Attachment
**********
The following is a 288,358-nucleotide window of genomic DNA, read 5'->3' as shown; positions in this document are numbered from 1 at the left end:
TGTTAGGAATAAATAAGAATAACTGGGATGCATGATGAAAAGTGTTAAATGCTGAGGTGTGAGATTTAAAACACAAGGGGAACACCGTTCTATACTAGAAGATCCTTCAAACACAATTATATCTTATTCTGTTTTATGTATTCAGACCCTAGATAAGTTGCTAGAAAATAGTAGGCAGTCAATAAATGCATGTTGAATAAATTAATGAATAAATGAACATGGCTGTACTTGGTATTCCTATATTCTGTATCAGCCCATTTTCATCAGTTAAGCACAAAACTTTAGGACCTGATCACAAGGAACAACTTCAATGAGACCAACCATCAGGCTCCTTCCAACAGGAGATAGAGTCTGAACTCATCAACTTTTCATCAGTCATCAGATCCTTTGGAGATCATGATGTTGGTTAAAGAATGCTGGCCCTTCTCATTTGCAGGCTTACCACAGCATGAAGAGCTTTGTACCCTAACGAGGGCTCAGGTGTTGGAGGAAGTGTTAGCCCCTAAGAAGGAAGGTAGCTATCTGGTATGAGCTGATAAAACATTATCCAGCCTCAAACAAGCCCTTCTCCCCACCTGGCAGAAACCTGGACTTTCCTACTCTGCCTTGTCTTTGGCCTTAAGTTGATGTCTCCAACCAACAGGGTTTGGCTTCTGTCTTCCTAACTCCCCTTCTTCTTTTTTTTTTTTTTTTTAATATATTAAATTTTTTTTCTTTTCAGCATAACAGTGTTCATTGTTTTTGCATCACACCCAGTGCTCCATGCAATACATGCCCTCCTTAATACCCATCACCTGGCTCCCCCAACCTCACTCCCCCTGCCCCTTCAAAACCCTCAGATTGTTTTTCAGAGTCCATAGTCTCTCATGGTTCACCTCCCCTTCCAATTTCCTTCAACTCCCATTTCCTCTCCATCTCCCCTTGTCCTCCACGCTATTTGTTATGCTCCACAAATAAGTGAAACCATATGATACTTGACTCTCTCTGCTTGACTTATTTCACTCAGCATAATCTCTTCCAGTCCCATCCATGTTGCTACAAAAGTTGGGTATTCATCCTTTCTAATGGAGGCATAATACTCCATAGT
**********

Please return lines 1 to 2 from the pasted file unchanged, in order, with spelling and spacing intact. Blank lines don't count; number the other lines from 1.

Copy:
The following is a 288,358-nucleotide window of genomic DNA, read 5'->3' as shown; positions in this document are numbered from 1 at the left end:
TGTTAGGAATAAATAAGAATAACTGGGATGCATGATGAAAAGTGTTAAATGCTGAGGTGTGAGATTTAAAACACAAGGGGAACACCGTTCTATACTAGAAGATCCTTCAAACACAATTATATCTTATTCTGTTTTATGTATTCAGACCCTAGATAAGTTGCTAGAAAATAGTAGGCAGTCAATAAATGCATGTTGAATAAATTAATGAATAAATGAACATGGCTGTACTTGGTATTCCTATATTCTGTATCAGCCCATTTTCATCAGTTAAGCACAAAACTTTAGGACCTGATCACAAGGAACAACTTCAATGAGACCAACCATCAGGCTCCTTCCAACAGGAGATAGAGTCTGAACTCATCAACTTTTCATCAGTCATCAGATCCTTTGGAGATCATGATGTTGGTTAAAGAATGCTGGCCCTTCTCATTTGCAGGCTTACCACAGCATGAAGAGCTTTGTACCCTAACGAGGGCTCAGGTGTTGGAGGAAGTGTTAGCCCCTAAGAAGGAAGGTAGCTATCTGGTATGAGCTGATAAAACATTATCCAGCCTCAAACAAGCCCTTCTCCCCACCTGGCAGAAACCTGGACTTTCCTACTCTGCCTTGTCTTTGGCCTTAAGTTGATGTCTCCAACCAACAGGGTTTGGCTTCTGTCTTCCTAACTCCCCTTCTTCTTTTTTTTTTTTTTTTTAATATATTAAATTTTTTTTCTTTTCAGCATAACAGTGTTCATTGTTTTTGCATCACACCCAGTGCTCCATGCAATACATGCCCTCCTTAATACCCATCACCTGGCTCCCCCAACCTCACTCCCCCTGCCCCTTCAAAACCCTCAGATTGTTTTTCAGAGTCCATAGTCTCTCATGGTTCACCTCCCCTTCCAATTTCCTTCAACTCCCATTTCCTCTCCATCTCCCCTTGTCCTCCACGCTATTTGTTATGCTCCACAAATAAGTGAAACCATATGATACTTGACTCTCTCTGCTTGACTTATTTCACTCAGCATAATCTCTTCCAGTCCCATCCATGTTGCTACAAAAGTTGGGTATTCATCCTTTCTAATGGAGGCATAATACTCCATAGT